• For example, students should be able to answer questions like “What is the difference between central angle and inscribed angle?”, “Does the diameter have a central angle?” and “What is the difference between the measure of an inscribed angle and the measure of an intercepted arc?”
• Instruction includes student understanding of the Inscribed Angle Theorem and how it relates to angle measures within a circle. Proving this Theorem requires three cases: (1) the center of the circle is on one of the chords, so one of the chords is a diameter; (2) the center of the circle is between the two chords; and (3) the center of the circle is not between the two chords. Below describes the proof of the first case of the Inscribed Angle Theorem.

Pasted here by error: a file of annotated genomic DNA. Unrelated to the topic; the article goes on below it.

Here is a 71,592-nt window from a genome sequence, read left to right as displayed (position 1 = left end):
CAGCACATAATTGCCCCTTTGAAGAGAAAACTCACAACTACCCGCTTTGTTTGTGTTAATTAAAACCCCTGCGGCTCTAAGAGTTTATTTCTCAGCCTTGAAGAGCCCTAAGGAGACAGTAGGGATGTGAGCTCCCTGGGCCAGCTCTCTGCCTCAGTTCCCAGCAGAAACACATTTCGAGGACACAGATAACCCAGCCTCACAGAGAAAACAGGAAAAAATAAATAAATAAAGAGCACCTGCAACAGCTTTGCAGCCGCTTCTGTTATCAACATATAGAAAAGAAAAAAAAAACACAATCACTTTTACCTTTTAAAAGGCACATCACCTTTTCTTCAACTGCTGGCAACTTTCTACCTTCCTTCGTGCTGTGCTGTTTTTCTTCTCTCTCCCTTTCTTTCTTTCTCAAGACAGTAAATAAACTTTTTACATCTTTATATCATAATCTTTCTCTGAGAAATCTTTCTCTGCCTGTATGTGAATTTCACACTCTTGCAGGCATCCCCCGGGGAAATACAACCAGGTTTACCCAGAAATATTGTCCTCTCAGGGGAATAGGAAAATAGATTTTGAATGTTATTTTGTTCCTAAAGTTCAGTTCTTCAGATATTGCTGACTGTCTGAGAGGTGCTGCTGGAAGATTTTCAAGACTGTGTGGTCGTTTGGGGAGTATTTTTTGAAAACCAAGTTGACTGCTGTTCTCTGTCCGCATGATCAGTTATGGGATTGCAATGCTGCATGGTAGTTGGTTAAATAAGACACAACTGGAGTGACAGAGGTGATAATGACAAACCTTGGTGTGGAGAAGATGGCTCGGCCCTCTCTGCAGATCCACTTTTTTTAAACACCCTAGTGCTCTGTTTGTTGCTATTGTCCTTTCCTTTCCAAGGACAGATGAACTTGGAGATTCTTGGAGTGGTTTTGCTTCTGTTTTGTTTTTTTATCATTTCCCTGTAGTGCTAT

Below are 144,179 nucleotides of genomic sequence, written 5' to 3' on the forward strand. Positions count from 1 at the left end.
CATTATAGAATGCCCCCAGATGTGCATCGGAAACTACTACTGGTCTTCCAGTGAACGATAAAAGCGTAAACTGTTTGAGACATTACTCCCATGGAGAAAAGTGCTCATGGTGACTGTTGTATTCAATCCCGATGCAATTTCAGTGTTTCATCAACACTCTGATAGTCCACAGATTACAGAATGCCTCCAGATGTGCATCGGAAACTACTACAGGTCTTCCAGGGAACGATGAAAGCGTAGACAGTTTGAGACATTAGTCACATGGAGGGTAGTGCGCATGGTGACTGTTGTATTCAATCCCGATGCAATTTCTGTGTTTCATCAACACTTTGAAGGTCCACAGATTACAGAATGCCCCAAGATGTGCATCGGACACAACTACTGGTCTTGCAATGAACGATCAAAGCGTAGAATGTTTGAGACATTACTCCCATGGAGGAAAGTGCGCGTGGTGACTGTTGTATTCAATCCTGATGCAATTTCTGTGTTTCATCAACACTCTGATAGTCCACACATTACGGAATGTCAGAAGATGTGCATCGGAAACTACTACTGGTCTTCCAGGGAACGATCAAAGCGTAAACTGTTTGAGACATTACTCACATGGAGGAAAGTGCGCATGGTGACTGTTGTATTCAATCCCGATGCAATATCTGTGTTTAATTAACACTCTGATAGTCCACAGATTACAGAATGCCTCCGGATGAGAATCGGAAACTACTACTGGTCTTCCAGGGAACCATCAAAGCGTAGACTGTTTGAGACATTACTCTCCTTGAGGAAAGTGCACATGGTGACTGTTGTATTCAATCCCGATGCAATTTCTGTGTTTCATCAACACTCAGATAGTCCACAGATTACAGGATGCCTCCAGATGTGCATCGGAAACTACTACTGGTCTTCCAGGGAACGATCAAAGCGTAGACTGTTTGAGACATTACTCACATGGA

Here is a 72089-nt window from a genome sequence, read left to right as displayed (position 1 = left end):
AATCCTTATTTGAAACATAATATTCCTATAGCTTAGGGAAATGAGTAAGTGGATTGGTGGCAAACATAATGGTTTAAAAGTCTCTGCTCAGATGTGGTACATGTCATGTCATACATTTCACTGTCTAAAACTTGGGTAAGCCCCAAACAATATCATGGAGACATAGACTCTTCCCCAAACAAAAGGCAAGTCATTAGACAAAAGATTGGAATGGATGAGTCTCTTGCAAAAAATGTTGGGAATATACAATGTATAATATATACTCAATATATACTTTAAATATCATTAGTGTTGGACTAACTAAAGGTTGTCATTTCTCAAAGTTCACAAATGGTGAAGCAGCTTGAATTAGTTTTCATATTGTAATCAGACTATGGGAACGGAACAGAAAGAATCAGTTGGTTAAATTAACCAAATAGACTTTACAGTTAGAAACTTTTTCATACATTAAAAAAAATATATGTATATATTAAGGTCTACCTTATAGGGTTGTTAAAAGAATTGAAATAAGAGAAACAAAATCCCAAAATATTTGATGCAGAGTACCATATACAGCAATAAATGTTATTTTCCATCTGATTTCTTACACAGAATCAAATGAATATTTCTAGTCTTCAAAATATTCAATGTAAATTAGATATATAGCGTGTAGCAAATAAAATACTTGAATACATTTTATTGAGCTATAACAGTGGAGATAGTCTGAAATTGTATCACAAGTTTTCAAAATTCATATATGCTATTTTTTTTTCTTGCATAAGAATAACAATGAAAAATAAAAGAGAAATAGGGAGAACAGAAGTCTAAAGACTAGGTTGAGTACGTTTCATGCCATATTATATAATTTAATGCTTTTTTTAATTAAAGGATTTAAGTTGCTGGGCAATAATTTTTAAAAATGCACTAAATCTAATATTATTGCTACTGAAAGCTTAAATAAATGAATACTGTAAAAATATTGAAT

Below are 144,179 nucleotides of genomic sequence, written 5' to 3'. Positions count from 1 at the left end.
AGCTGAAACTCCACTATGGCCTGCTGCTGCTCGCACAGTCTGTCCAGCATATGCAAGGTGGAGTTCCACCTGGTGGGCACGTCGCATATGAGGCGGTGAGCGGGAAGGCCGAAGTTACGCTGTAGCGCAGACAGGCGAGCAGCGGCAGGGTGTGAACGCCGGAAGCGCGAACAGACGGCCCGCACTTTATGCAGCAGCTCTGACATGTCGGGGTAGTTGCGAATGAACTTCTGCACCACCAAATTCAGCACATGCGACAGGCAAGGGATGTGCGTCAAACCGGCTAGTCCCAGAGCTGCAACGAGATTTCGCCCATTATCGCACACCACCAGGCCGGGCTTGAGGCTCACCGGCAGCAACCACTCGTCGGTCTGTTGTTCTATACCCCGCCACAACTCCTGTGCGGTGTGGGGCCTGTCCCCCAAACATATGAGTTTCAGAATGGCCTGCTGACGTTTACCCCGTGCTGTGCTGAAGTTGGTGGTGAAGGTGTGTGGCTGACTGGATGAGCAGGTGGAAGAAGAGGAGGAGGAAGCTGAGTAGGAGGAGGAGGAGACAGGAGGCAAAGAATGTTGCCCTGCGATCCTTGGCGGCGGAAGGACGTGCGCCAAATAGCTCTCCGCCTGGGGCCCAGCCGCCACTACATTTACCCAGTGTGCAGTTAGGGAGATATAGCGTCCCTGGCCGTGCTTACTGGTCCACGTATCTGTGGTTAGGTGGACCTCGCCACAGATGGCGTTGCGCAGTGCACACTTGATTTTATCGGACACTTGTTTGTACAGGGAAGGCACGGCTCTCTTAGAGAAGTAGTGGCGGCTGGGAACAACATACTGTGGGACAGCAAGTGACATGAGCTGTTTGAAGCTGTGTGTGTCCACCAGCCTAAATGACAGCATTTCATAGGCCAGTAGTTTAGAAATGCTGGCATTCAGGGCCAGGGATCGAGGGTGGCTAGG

• For example, given Circle C with the chord AB and the diameter AD, the central angle is BCD and the inscribed angle is DAB, which is the same as CAB. Students should realize that BCD + BCA = 180. Students should also realize that CAB + ABC + BCA = 180. Therefore, after using the Substitution Property of Equality, BCD + BCA = CAB + ABC + BCA which is equivalent to BCD = CAB + ABC. Since two of the sides of triangle ABC are radii, students can classify it as an isosceles triangle, therefore CAB = ABC. Students can use this fact to make the equivalent equation BCD = CAB + CAB which is equivalent to BCD = 2 CAB. This equation proves that the central angle, angle BCD, has twice the measure of the inscribed angle, angle CAB, which is the first case of the Inscribed Angle Theorem. • Instruction includes the connection to coordinate geometry to prove, or justify, that every angle inscribed in a semicircle is a right angle.